In preparing myself for the IStructE Chartered Member exam, I have used the following 14 questions to evaluate my strengths and weaknesses in conceptual design within 4 broad categories. These are based on the four pre-requisites mentioned in Bob Wilson’s 2004 paper on Conceptual Design in The Structural Engineer (Vol 82, Issue 4).
I would recommend you read the article as it is very helpful. If you are an IStructE member of any grade (including students and graduates) you can access the article free of charge.
I would also recommend you have tried at least one exam question before this, or at the very least read one through, annotated it and have it handy, as this will give you a good context. I am focused on building structures questions, but you should be able to apply this to any question.
You could run through these questions with a 1-5 point scale (1 – not confident, 5 very confident) or simply highlight certain areas you need to look at more.
So here they are:
The widest possible technical knowledge
1. Can I recognise a wide range of structural principles in existing structures?
See image below. By looking at case studies of existing buildings and ‘novel’ engineering solutions, you can build a library of examples and the way people have solved problems in the past.
2. Can I comfortably use and combine “core technologies” or “physical principles” to suit a problem?
A simple example would be combining a truss with portalisation to allow clear access in a key area (to meet certain constraints e.g. services, access). Perhaps more relevant to the exam, an example could be shallow foundations with a steel frame (rather than a concrete frame which will be heavier overall)!
3. Do I know the advantages and limitations of these “core technologies”?
We're talking about span tables for different choices (e.g. composite vs precast floor) but also braced vs moment frames (moment frame could result in unacceptable amounts of deflection).
4. Can I comfortably analyse & design these “core technologies”?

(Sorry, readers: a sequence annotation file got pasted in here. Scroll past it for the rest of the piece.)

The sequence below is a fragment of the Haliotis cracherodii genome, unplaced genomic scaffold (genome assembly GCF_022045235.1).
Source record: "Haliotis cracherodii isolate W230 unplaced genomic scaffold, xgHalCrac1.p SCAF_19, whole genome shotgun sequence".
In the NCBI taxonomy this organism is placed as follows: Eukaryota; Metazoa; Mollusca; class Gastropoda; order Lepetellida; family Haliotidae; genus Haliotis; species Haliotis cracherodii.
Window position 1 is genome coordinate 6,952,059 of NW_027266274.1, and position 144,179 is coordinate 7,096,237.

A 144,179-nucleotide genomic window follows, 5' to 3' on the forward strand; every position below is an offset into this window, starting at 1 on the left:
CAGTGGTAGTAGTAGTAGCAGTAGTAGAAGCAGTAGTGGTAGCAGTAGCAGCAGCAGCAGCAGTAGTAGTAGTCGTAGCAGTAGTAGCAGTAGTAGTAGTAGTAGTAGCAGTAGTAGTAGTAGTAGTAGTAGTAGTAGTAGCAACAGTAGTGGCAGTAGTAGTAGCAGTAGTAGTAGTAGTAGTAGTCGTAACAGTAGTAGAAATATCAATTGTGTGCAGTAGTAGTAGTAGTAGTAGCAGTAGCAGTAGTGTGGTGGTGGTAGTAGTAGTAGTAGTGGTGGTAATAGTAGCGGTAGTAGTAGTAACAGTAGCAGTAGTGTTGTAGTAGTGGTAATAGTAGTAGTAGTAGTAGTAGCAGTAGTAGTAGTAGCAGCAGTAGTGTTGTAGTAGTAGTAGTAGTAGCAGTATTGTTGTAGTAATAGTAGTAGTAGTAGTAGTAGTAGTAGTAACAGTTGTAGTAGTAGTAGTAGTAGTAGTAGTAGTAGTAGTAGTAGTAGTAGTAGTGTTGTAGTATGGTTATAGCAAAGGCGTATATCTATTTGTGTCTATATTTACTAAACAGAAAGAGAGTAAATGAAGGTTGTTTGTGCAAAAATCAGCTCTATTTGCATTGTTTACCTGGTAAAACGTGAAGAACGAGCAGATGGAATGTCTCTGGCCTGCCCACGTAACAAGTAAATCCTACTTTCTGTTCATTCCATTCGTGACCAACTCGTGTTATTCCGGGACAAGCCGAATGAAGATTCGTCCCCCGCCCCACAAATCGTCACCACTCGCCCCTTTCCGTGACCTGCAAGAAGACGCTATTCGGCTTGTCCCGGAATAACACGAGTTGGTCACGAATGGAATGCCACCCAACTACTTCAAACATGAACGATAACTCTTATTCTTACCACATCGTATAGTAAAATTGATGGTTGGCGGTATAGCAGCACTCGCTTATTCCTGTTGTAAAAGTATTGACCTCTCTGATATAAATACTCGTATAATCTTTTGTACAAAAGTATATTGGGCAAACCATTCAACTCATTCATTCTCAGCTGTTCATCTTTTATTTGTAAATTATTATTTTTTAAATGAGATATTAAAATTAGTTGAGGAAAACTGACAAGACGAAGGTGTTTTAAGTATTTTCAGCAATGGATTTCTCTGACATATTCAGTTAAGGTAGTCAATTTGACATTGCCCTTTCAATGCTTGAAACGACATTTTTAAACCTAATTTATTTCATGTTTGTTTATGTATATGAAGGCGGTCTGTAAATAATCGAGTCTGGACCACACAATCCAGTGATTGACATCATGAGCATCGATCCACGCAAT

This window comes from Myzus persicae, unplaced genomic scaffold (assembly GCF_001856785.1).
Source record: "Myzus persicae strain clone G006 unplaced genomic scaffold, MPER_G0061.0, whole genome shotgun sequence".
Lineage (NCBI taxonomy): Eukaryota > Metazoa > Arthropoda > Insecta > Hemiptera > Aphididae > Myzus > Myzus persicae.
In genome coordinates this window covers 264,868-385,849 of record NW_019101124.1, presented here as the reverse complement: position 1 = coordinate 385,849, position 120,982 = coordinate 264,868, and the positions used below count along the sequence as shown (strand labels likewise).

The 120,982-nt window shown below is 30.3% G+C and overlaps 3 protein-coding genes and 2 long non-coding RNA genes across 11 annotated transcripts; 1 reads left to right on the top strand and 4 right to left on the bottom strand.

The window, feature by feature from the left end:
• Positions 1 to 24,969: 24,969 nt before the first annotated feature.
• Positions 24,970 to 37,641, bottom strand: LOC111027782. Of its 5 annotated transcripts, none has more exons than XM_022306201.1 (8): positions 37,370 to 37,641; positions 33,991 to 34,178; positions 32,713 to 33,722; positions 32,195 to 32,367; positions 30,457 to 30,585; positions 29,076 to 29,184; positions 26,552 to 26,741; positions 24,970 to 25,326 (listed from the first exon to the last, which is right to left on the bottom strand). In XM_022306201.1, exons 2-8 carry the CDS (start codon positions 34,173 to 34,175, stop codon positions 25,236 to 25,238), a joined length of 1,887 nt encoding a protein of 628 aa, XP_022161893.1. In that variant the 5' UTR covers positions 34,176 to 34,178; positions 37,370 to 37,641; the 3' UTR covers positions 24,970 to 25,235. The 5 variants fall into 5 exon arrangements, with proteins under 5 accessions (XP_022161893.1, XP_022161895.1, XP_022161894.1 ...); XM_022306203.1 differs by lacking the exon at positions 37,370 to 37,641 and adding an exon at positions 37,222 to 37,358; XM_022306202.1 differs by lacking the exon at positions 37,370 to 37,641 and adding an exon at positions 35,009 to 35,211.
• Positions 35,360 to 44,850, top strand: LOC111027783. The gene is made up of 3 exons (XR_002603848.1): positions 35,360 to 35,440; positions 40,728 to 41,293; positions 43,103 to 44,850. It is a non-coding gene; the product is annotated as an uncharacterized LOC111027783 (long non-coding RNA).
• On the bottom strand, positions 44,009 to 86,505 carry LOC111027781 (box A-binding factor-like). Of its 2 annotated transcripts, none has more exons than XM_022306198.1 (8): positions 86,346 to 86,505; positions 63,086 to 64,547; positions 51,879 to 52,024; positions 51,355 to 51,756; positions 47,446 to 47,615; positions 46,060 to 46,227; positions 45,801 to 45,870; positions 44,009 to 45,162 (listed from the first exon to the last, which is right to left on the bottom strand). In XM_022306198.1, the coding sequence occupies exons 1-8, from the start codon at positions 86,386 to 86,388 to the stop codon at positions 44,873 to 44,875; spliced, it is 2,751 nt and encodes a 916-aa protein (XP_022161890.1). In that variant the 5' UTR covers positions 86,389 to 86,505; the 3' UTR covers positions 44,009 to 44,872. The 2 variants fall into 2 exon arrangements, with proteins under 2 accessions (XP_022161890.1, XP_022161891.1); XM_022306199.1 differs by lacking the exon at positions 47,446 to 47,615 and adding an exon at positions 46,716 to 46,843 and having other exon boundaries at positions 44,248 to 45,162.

Aside: I understand “Core technologies” (as Bob refers to it) as the various fundamental physical approaches to transferring loads. For example, in a spanning structure the choice (and combination) of beam, truss, frame or funicular components (Millais – Building Structures uses and expands on this terminology).
Coming of age as an engineer
5. Am I developing solutions independently rather than re-phrasing problems?
I always try to go to my superiors with solutions rather than problems – even if they're not fully detailed!
6. Do I have a broad understanding of relevant topics? And can I transfer theoretical knowledge between different situations/materials?
7. Am I confident enough in what I do to take responsibility for my work? (And humble enough to listen to criticism from those I trust!)
Constraints & criteria
8. Can I quickly assess the stated constraints in a brief/question?
This is mainly about practice!
9. Am I able to identify the unstated constraints?
Again, comes mainly through practice – I am developing a checklist to make sure I can quickly run through every area a solution needs to consider!
10. Can I evaluate potential designs in terms of structural analysis, materials and construction, and for functionality, safety & value for money?
See the ‘aide memoir’ in Wilson’s paper.
11. Can I quickly assess the main pitfalls/areas needing more evaluation and any automatic fails? (e.g. ignoring deflection or overall overturning, on a cantilever solution)
My colleague had a section in his reference file where he listed common problems, and how to deal with them – such as changes in column positions between floors.
For more information about constraints please see our exam pack, available now.
12. Can I sketch structural ideas and solutions (free hand if necessary), in proportion, quickly and efficiently?
13. Can I draw plans, sections & elevations to scale?
14. Am I able to visualise, organise and draw the ‘critical’ details to scale?
Sketching skills are commonly criticised by examiners in their reports, and this is an area that can be a strength with practice. Resources such as this course from Drawing At Work/UCL can help you.
There are lots of other areas that the exam will test but I have found the hardest area to get up to speed on so far has been conceptual design.
What areas do you feel weakest in, and what are you going to do about it before the exam? Feel free to discuss in our Forum!